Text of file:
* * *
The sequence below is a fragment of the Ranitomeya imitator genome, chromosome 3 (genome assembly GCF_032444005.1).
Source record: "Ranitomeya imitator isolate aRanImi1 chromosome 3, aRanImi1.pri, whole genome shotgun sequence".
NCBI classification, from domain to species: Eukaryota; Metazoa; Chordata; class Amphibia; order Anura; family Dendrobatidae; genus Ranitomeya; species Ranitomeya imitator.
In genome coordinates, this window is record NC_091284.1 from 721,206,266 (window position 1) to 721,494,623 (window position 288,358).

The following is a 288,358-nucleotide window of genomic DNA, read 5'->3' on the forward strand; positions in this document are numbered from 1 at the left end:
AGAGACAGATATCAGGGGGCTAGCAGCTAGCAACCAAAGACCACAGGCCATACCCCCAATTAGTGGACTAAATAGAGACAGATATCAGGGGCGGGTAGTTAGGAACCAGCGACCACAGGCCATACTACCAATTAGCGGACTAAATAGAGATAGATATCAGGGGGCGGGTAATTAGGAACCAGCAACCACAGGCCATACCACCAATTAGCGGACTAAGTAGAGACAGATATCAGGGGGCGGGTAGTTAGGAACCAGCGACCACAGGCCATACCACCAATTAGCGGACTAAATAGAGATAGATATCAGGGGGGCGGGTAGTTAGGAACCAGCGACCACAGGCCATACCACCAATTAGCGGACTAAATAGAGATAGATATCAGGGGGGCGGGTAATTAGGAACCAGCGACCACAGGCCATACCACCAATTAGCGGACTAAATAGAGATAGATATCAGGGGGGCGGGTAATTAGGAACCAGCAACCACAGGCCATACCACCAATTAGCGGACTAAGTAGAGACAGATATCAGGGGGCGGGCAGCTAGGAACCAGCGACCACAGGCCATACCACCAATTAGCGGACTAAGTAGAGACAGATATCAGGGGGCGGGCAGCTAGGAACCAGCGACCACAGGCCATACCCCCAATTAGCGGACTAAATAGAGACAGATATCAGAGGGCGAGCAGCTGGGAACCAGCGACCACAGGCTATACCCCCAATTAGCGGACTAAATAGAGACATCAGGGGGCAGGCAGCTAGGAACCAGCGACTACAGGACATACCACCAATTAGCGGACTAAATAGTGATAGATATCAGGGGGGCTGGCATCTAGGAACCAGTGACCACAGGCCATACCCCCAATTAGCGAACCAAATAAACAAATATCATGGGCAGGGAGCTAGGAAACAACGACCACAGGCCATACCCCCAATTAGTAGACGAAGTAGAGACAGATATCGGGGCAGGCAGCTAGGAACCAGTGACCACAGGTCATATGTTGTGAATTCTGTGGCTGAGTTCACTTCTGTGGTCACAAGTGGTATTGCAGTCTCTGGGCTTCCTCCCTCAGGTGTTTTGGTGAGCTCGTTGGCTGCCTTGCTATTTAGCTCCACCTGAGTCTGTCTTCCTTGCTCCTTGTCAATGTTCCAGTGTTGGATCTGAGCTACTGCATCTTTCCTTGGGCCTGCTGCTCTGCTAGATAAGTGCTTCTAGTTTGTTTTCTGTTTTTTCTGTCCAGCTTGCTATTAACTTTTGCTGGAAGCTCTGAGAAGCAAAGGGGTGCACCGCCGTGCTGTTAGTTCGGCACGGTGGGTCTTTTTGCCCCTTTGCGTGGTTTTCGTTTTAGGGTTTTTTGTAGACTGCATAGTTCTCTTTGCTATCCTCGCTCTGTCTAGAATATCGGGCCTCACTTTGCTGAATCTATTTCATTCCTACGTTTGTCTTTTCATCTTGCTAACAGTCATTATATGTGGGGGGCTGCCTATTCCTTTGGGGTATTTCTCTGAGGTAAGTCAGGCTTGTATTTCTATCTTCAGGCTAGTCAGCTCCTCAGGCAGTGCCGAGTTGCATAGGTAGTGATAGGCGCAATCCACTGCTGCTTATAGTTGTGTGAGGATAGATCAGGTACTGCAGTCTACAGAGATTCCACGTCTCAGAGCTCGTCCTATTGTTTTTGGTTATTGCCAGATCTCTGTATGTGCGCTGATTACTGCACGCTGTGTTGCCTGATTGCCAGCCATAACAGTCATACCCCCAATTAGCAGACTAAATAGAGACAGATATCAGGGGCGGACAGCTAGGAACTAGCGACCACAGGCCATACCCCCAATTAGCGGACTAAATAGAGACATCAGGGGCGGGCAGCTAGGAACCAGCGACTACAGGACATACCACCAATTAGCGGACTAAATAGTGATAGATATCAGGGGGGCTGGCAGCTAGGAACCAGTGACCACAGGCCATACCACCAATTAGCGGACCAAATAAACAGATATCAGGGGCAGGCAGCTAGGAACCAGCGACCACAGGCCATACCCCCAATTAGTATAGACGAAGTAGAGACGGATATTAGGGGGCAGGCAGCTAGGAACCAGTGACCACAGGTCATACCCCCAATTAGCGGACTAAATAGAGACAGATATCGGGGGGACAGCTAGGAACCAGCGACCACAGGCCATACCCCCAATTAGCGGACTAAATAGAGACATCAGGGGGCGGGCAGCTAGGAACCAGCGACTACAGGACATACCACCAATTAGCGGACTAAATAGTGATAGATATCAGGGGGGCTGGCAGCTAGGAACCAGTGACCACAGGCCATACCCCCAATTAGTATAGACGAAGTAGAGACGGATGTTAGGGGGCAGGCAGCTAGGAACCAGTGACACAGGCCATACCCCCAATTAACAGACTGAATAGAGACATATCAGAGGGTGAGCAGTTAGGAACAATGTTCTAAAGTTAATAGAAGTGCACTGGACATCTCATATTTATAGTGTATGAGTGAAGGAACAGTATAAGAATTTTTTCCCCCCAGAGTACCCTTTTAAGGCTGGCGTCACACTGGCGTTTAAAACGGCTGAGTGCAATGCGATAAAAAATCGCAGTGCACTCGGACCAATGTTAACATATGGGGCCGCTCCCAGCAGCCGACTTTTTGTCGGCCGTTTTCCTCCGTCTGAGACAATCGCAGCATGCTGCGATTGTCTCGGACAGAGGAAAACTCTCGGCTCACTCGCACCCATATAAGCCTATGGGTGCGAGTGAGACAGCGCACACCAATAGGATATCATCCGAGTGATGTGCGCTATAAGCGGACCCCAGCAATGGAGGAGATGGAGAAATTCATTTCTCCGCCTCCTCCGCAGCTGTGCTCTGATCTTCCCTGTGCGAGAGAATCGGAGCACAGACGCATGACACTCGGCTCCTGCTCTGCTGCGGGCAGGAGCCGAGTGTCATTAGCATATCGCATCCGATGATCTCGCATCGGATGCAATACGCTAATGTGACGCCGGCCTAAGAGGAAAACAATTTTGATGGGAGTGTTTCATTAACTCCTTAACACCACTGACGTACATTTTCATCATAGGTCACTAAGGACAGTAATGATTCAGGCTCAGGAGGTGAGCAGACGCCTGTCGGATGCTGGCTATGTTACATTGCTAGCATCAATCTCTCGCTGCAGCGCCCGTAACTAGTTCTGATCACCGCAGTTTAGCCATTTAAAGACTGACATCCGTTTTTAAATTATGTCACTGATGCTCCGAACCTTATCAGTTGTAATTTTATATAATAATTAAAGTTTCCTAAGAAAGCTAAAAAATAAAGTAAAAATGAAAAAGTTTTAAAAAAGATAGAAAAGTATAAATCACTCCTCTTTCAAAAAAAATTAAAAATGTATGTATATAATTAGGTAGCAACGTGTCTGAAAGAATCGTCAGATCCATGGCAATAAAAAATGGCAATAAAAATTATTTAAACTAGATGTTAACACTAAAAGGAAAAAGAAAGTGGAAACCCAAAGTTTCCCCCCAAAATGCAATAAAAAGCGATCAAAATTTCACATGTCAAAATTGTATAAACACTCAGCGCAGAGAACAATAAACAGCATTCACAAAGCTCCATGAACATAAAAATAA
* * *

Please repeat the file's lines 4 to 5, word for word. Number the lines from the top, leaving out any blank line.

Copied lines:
In genome coordinates, this window is record NC_091284.1 from 721,206,266 (window position 1) to 721,494,623 (window position 288,358).

The following is a 288,358-nucleotide window of genomic DNA, read 5'->3' on the forward strand; positions in this document are numbered from 1 at the left end: